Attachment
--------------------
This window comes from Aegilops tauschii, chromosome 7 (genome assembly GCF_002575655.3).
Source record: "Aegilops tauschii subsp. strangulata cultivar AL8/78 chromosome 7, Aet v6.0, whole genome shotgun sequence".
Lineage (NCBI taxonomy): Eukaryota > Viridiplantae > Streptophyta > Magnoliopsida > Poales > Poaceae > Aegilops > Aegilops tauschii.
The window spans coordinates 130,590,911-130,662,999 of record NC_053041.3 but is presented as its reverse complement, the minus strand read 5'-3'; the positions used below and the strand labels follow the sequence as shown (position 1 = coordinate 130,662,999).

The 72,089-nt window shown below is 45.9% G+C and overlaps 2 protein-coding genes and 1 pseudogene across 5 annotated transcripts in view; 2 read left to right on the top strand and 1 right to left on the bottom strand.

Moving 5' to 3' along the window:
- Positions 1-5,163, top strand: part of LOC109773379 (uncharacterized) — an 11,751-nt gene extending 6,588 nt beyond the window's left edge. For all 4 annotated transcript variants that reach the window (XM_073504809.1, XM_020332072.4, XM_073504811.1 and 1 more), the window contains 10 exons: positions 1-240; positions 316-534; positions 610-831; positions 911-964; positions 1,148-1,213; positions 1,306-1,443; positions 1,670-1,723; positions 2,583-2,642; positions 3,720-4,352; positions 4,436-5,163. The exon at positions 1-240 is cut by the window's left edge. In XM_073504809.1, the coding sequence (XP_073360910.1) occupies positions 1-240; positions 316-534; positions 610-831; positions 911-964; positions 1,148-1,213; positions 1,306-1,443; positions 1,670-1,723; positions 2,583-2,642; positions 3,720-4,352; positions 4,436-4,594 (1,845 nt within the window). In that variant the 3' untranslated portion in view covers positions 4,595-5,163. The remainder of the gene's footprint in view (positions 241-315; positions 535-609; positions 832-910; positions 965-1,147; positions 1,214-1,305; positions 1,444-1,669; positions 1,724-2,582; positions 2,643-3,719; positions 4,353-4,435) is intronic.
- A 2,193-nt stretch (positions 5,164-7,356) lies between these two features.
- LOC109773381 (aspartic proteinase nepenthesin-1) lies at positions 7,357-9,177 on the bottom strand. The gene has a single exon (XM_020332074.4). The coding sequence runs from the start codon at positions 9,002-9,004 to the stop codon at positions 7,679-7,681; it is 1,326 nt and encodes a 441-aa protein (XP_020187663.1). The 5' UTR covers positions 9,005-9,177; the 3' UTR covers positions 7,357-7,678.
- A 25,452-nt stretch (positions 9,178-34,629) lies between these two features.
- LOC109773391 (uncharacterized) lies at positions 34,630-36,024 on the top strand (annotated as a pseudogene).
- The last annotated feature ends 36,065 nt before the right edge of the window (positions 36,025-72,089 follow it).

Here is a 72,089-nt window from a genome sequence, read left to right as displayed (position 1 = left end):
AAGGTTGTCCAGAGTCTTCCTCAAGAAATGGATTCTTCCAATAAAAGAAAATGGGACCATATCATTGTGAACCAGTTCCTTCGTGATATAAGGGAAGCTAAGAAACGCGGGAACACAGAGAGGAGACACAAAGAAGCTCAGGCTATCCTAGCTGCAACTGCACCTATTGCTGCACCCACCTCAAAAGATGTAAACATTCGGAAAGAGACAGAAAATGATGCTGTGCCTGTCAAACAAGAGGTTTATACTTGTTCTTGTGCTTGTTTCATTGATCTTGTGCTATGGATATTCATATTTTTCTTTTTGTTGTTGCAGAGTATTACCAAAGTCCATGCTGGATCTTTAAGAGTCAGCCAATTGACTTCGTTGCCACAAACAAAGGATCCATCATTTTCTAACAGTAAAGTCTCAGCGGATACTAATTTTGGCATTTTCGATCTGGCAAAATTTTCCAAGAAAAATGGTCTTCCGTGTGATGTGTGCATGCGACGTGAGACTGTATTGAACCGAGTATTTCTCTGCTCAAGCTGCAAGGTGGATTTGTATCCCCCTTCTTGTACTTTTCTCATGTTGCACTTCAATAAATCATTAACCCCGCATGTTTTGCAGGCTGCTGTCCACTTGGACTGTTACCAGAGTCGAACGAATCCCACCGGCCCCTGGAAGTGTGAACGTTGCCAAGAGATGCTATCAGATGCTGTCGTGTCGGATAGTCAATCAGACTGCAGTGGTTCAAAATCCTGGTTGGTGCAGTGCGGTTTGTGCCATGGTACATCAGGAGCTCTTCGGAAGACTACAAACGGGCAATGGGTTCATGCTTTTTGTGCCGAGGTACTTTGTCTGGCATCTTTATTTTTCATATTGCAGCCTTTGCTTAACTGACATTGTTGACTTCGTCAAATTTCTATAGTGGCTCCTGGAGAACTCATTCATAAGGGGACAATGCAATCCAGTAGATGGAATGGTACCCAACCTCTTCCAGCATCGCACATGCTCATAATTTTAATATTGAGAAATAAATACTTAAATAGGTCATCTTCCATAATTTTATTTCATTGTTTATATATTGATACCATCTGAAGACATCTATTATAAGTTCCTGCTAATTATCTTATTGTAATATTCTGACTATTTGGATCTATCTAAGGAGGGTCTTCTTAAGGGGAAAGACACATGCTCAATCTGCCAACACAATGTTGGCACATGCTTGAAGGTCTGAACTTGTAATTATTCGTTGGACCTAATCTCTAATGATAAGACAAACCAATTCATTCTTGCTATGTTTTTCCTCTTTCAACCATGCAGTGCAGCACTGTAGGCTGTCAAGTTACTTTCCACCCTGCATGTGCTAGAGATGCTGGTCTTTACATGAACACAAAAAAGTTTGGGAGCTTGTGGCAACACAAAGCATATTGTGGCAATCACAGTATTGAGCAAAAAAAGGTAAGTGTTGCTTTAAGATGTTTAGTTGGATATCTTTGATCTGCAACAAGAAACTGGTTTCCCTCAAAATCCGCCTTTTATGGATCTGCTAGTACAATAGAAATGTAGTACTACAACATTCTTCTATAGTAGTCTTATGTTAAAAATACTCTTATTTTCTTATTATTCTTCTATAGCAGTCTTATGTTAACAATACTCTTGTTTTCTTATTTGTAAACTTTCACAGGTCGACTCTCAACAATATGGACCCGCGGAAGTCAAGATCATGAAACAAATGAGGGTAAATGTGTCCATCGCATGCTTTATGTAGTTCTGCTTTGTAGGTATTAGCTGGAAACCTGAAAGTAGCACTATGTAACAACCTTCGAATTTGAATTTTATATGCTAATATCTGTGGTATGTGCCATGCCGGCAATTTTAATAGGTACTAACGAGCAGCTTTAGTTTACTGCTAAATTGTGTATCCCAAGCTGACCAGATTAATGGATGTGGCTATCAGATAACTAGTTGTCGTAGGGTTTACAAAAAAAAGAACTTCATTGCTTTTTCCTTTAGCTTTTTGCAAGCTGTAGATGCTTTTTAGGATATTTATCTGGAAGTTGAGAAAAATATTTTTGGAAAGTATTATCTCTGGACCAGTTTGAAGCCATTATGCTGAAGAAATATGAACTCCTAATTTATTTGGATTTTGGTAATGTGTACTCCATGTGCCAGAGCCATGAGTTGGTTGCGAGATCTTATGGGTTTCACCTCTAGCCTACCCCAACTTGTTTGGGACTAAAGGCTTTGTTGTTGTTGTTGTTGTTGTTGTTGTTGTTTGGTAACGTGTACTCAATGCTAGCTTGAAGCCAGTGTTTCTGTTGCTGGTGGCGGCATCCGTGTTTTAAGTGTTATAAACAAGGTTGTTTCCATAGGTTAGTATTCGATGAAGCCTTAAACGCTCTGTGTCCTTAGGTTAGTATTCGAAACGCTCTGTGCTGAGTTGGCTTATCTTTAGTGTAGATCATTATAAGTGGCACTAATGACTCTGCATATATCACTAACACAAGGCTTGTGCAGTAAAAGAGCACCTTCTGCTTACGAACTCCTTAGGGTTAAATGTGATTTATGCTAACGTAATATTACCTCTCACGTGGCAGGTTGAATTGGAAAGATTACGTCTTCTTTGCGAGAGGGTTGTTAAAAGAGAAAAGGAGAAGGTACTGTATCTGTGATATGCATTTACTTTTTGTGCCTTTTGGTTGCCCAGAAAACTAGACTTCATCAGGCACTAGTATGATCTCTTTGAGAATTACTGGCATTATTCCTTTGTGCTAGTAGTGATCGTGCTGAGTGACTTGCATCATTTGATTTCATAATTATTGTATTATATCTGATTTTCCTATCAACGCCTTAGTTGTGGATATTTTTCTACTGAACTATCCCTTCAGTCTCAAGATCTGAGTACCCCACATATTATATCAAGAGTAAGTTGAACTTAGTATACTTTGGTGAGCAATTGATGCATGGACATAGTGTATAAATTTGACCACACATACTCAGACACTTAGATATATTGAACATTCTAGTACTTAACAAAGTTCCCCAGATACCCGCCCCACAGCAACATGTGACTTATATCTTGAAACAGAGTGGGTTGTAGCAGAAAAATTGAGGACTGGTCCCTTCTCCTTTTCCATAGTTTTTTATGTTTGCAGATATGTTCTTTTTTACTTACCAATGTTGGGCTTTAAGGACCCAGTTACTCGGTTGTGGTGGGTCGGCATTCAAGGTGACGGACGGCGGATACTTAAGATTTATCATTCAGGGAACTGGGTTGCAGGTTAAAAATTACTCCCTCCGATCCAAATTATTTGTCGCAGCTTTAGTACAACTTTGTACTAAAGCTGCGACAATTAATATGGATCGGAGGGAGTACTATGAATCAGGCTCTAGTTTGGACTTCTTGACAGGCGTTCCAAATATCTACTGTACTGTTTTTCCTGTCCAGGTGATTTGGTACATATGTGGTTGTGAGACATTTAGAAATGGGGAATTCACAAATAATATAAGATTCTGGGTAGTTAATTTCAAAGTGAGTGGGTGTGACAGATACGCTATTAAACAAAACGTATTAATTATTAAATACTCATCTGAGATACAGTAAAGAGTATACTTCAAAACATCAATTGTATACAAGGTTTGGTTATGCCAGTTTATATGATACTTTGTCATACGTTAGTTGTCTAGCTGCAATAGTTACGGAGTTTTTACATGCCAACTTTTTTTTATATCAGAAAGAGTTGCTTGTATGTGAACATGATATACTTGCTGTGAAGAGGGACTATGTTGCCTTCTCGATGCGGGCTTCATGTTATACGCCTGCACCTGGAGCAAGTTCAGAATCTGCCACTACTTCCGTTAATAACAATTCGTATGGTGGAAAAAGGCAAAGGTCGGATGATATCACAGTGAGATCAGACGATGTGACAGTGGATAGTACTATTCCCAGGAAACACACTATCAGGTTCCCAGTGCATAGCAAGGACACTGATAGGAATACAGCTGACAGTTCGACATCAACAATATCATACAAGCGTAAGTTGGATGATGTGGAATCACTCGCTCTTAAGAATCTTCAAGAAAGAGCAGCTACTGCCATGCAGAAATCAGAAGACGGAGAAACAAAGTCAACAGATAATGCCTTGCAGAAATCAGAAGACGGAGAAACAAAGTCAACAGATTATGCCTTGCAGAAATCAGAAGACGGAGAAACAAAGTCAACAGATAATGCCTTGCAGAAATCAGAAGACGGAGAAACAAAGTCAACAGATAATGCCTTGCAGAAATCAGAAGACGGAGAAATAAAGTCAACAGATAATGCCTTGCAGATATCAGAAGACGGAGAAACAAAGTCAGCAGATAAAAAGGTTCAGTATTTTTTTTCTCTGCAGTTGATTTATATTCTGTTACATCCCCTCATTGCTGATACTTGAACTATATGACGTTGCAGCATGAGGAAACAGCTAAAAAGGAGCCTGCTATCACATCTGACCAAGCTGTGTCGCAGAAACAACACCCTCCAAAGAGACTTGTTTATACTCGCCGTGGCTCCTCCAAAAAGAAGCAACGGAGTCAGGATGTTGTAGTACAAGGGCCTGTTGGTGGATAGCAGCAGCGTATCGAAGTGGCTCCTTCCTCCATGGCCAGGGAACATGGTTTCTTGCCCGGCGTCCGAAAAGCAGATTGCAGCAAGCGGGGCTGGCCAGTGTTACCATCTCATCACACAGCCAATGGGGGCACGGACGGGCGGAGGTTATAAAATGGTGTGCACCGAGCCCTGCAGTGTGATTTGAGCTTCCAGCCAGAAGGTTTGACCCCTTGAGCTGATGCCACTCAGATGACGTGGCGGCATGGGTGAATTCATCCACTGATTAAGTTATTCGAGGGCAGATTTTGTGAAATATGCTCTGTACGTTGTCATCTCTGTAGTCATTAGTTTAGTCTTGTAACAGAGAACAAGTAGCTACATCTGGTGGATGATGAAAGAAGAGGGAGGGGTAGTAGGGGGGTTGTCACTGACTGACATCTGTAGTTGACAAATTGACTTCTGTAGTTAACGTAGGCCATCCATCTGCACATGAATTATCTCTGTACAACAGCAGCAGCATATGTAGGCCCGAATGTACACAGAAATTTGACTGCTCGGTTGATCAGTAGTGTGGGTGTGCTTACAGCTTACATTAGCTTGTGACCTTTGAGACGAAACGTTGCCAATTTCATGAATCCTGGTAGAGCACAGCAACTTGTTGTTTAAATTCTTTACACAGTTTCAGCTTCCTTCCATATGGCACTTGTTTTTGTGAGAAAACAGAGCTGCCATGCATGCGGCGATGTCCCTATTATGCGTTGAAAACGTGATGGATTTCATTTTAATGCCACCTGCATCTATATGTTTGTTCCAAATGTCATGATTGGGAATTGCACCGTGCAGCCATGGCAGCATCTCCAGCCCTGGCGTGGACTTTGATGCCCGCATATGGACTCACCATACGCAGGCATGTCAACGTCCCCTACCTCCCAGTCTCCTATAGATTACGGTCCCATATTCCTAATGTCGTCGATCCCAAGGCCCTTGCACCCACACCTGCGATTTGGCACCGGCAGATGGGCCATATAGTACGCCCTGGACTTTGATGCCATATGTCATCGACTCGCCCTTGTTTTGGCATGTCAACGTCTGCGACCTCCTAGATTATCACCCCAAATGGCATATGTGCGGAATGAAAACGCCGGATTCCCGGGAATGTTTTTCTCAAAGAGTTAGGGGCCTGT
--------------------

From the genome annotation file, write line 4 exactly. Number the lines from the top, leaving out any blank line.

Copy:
The window spans coordinates 130,590,911-130,662,999 of record NC_053041.3 but is presented as its reverse complement, the minus strand read 5'-3'; the positions used below and the strand labels follow the sequence as shown (position 1 = coordinate 130,662,999).